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A rough return to Akbakai: dog eaters, wild winter, horse ...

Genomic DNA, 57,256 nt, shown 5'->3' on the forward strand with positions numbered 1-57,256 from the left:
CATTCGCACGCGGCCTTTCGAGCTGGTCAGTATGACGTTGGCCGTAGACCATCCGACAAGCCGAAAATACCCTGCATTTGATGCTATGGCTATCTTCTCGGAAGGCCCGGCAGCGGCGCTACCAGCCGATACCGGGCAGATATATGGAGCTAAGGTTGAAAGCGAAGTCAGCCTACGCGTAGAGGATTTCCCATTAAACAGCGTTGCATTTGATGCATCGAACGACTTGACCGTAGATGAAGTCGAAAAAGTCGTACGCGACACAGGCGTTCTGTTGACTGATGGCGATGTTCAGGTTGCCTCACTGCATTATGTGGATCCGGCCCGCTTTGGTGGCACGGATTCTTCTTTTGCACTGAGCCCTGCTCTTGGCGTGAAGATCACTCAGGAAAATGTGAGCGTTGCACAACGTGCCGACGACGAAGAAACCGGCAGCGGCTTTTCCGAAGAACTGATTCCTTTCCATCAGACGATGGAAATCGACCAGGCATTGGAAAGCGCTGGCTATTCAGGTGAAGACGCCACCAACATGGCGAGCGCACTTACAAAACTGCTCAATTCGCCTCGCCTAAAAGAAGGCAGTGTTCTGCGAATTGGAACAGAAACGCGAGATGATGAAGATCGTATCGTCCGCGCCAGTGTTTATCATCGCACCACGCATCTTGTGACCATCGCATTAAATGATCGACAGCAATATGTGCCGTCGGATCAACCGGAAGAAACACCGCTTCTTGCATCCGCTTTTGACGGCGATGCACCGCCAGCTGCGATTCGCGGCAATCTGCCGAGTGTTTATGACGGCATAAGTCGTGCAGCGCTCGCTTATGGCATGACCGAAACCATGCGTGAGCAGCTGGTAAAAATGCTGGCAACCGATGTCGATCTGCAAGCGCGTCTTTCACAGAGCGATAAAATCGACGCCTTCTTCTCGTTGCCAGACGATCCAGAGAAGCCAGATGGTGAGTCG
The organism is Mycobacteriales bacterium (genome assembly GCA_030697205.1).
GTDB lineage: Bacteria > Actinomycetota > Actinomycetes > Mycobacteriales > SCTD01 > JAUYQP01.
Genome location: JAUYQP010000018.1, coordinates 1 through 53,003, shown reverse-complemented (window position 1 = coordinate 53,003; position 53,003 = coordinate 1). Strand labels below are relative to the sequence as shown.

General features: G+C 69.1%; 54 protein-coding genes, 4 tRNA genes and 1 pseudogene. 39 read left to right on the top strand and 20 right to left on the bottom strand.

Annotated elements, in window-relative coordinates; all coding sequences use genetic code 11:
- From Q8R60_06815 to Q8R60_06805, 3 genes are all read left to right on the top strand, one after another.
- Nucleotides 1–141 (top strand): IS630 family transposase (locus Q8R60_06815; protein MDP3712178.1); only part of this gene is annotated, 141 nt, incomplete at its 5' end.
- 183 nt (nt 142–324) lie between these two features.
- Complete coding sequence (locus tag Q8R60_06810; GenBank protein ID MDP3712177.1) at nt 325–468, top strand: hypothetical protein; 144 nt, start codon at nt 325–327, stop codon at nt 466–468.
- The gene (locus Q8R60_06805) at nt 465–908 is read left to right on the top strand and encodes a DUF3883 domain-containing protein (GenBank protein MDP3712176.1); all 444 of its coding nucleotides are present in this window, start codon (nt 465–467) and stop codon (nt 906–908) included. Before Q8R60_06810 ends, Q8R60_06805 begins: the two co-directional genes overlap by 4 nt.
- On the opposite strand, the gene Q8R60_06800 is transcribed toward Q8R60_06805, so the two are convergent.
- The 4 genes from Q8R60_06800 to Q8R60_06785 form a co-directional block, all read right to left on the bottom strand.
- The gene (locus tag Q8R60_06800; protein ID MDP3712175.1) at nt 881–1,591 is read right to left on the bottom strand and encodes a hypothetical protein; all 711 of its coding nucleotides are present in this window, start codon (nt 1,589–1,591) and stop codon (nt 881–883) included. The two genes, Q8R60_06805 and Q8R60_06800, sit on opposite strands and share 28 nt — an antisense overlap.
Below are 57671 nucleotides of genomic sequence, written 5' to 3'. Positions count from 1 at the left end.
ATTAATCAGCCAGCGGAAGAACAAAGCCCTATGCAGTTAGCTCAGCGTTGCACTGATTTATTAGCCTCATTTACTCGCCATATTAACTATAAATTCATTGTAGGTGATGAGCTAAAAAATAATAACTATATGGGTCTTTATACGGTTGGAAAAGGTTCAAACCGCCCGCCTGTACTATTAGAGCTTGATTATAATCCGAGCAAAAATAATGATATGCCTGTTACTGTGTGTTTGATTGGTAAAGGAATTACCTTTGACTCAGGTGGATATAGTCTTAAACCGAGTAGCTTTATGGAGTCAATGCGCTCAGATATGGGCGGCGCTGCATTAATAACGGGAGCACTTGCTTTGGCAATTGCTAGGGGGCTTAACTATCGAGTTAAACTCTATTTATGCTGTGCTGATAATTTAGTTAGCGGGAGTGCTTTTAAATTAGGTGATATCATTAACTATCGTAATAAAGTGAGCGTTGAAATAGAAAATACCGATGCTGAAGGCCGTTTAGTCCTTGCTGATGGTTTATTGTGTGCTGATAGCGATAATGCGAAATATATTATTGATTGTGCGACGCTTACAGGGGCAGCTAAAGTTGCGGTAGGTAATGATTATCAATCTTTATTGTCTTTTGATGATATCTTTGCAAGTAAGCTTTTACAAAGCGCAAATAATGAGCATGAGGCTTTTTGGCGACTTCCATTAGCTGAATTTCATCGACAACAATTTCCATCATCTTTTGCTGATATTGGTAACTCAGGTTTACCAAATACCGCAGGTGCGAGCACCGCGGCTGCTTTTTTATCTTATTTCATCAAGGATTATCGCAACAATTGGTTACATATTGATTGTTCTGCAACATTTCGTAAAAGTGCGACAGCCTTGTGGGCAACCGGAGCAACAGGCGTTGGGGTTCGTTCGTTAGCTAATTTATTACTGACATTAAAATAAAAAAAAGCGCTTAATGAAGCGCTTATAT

(Click here to view the complete list of diary entries. And don’t forget to check the photo gallery which is updated weekly as well. 7/3/05 I write in a little bit of a state of exhaustion and shock. It has been a rough re-introduction to Akbakai. The last 350km were with a taxi driver bent on having my watch and horses as a gift because ‘he liked them.’ This was after ripping me off blind in the first place, and almost boiling over into violence when I walked mud into his pride and joy taxi. I was already in a bad mood and equal to his bickering. “For 4000 tengi (almost the price for thee passengers!) I can do what I like in your bloody taxi!” Perhaps it was due to our bad feelings but he drove so erratically over the steppe that by the time we arrived in Akbakai I had thrown up a good ten times. The fatty boiled mutton we had eaten at a roadside ‘yurt’ café had not helped. Through this nausea I peered out over the empty land, shocked to discover that there was no snow to be seen. Apparently, despite an extremely cold winter no snow had fallen since I departed on January 20, and the snow that hadn’t been cleaned away by the wind had melted within the first few days of plus degrees temperatures. This was all fine and good apart from the fact that I was relying on snow to make it to the next village with the horses. Without snow, where would I find water in this steppe desert? I was glad to get rid of the driver and find myself at Baitak’s home in Akbakai. Baitak was the man who had come to my rescue upon arrival in Akbakai around new-years eve when the temperature had dropped to –30, my horse had an abscess, and I had caught the flu. He had become a good friend, and without his help I would have been in more serious trouble. Even so, Akbakai did not appear particularly welcoming. Baitak’s home was more of an underground bunker, ringed by a fence made of flattened chemical steel drums with the words ‘Sodium – Cyanide’ plastered all over them. Huge chunks of discarded rocks lay where they had fallen during past mining operations, and twisted metal and litter of all description clothed the steppe. I had one of those fleeting objective thoughts that come before you immerse yourself in a situation and adjust: “what the hell have these people done to this place?!! Why have they created such a hell on earth…and what’s more decided to live in the middle of it!” Soon I was sitting in their underground hut spilling stories of my month winter break. I sensed that Baitak and his wife Rosa were not at ease, and when I told them of my strong feelings of missing my dog Tigon, all became clear. “Tim, Tigon is not well” they said gravely. They began to tell the story of a very tough winter that had finally passed like a storm. Since my departure the cold had seized Akabakai. For one month the temperature had not risen much above –30, and the wind had been relentless. Several horses and cattle had died. One evening the herder who I had employed to look after my animals was putting hay onto the barn roof when he fell and broke his leg and hip in three places. Since then, the herder’s son, ‘Yeszhan’ had been battling to run the winter station alone. Sometimes he had been unable to find and feed my horses due to being overworked, and at one stage lost my horses for an entire week. Baitak had covered hundreds of kilometres by motorbike and eventually found them happily resting in a grass filled gully. A week or two prior to my return, Yeszhan had travelled to the village shop by horse and whilst he was inside buying bread, Tigon had disappeared. At first he was not concerned and believed that the dog had run back to Baitak’s familiar home, but two days later he still hadn’t been seen. Roza and Baitak began doing rounds of the village asking everyone if they had seen my dog with no success. During this same week, Baitak’s two pet dogs were shot and eaten after straying a little bit from home. Baitak went to the police who said that they had shot 18 dogs in recent days, but could not remember a dog of Tigon’s description. Baitak then went down to a bankrupt mine six kilometres out of the village where the penniless workers were known to eat local dogs and pigeons to survive. Baitak recounted how he had gone to the most notorious of all ‘dog eaters,’ ‘Petrovich’ (a Russian) and sternly told him: “Don’t you bloody eat that Australian’s dog! If I find out that he was eaten I will know it was you!!!” In a strange twist, someone later tipped Baitak off that my dog was rumoured to be living out on the steppe near the bankrupt mine. Several days later he was found locked inside the mineshaft, living on solid ice without food or water. Baitak went into action feeding him raw eggs and vodka, then putting him in a banya for a few hours. Two days had passed since this discovery, and when they brought me to the dog, I have to say that I felt like the crummiest pet owner alive. None of this would have happened if I hadn’t gone away for a month. Tigon lay in a heap, covered in grease and dirt looking dazed and confused. He didn’t have the strength to stand and would only eat if hand fed. He was also suffering from an injury on his lower spine area. Baitak agreed that probably someone had tried to steal him, and at some point beaten the poor dog, after which he had escaped. I sensed that this was just the tip of the iceberg in terms of what had been going on during winter, but did not have the energy or want to ask for more details. My plan had been to move the horses 150km to the village of Ulanbel, and then return to Almaty for my visit to London. It was obvious however that Tigon was in no shape to move. The poor animal was a shadow of his former self, and I just felt terrible. The next morning a young Russian, named ‘Dennis’ turned up on his motorbike to take me down to the winter hut to see my horses. We found Yeszhan (the son’s herder who had been looking after my animals) taking blood samples from the cattle to test for tuberculosis. I had never really liked Yeszhan, and when I asked him where my horses were, there was something about his foolish grin that made me go cold. Eventually we siphoned a litre of fuel into the tank of his motorbike, a Russian ‘Ural’ with the customary sidecart. One of his friends sat on the cart and we shot off at a terribly fast pace along a rutted, muddy track. “Slow down you idiot!!!” screamed his friend. It was too late though. We hit the muddy puddle at full throttle and the passenger bounced out of the cart, and rolled and bounced like an object thrown out of a car window on the highway. I now turned to see the lifeless lump of a body about sixty metres behind. Yeszhan was laughing as I got off and ran back, ‘another bloody hospital case!’ I thought. Just before reaching the man he suddenly moved, sat up, shook his head and dusted off the mud and dust. With a dazed grin he stumbled towards me. “No problems. It’s not my first time!” It took over an hour to locate my horses following all manner of hoof tracks, but finally there they were, standing on a hillside, gazing calmly over the steppe. I was surprised that they allowed me to approach and pat them without showing the slightest signs of wanting to flight. Their slow, graceful movements, the wind in their shiny manes, the way they chewed caressingly on the grass helped calm me down. The signs of a tough winter were evident in their thick, woolly coats of hair. Perhaps it was due to the winter out on the steppe (these horses until now were used to staying in a barn over winter) but their eyes appeared wiser than I remembered, and it occurred to me that they had sunk well into the natural, and wild rythyms of the environment. Ogonyok, my youngest horse took pleasure in munching away on my tiny remaining patch of snow. This winter break had done them well and I was pleased to see that they had put on a bit off weight, and were looking generally very healthy. After half an hour or so with them I felt at ease, and the nausea that had been plaguing me ever since the taxi ride disappeared. I felt confident at least that my horses would be ready to continue without problems. A day passed, and Tigon showed some vague signs of improvement, but even the idea of putting him in a box on top of the horses seemed out of the question. His injury on his spine was obviously pretty painful, and he was too weak to be putting him at risk. Probably it would take him a good two or three weeks to recover. Over an enormous meal of horse meat (with the horse head planted on the middle of the table for nibbling) I decided with Baitak that my only real option was to leave the horses and dog here until I returned from London. The thought of returning on the same road to Almaty made me feel nauseous, but somehow I understood that this trip at times is all about a combination of persistence and patience. Over this meal, a village elder arrived to meet me. He was a wiry little man with a traditional skull cap and a fine moustache. As is customary he said the Muslim prayers before we dug into the colossal mass of horse meat. In Akbakai I had become well known for inventing nicknames for locals, and Baitak presently asked me for an appropriate name for the elder. I gave it some thought and grinned. “Don’t be shy, say as you like!” urged Baitak. “Ok then. ‘The Old Cunning Fox!’” I said. The table of guests roared with laughter, and didn’t stop for a good minute. “You have made Baitak happy for the rest of the day. You have said what none of us would dare, and none of us are allowed to say!” said Rosa, just about rolling around on the floor. For those few minutes I forgot about my problems and hacked into the horse head with the knife with the tenacity of the best of them. All of this stress, this break from the simple reality of riding across the steppe had taken its toll. I felt pale, unfit, and very disconnected from the horses and the land. Since I had some time up my sleeve before London I decided to spend three days out on the steppe alone. Yeszhan brought the horses into Akbakai and Baitak led the way on his motorbike to a hidden gorge about 30km from the village. For these three days I have basked in the warming rays of the sun, ridden Ogonyok in search of the evasive Argali sheep, and generally become human again. Although the snow has gone, the gorge was still choked with ice, and I took pleasure in chipping it away with my axe and boiling it over my stove. There were mountains of grass, eagles above, dramatic cliffs, and not a sign of human made stress. From one of the highpoints of the area I looked out over the Betpak Dala (Starving Steppe) and realised that no matter whether winter, or summer, this was an extreme environment. The land appeared parched and intimidating. I wondered how on earth I will cross it on return from London. There is no snow, and no signs of water! But that is for another time. Now I am in Akbakai preparing to leave in the morning to Almaty. London, here we come! (Click here to view the complete list of diary entries. And don’t forget to check the photo gallery which is updated weekly as well.